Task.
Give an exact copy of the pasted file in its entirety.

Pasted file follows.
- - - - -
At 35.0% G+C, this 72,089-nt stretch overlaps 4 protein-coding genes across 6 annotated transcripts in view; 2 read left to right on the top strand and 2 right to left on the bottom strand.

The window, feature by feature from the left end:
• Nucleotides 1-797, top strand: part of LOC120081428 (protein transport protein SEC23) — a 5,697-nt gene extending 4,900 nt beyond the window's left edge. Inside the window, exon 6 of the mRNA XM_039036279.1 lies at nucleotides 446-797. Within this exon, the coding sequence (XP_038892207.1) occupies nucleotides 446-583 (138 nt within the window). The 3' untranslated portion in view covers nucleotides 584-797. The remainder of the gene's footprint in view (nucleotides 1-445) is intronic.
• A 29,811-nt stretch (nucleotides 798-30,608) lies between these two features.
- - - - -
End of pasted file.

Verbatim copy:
At 35.0% G+C, this 72,089-nt stretch overlaps 4 protein-coding genes across 6 annotated transcripts in view; 2 read left to right on the top strand and 2 right to left on the bottom strand.

The window, feature by feature from the left end:
• Nucleotides 1-797, top strand: part of LOC120081428 (protein transport protein SEC23) — a 5,697-nt gene extending 4,900 nt beyond the window's left edge. Inside the window, exon 6 of the mRNA XM_039036279.1 lies at nucleotides 446-797. Within this exon, the coding sequence (XP_038892207.1) occupies nucleotides 446-583 (138 nt within the window). The 3' untranslated portion in view covers nucleotides 584-797. The remainder of the gene's footprint in view (nucleotides 1-445) is intronic.
• A 29,811-nt stretch (nucleotides 798-30,608) lies between these two features.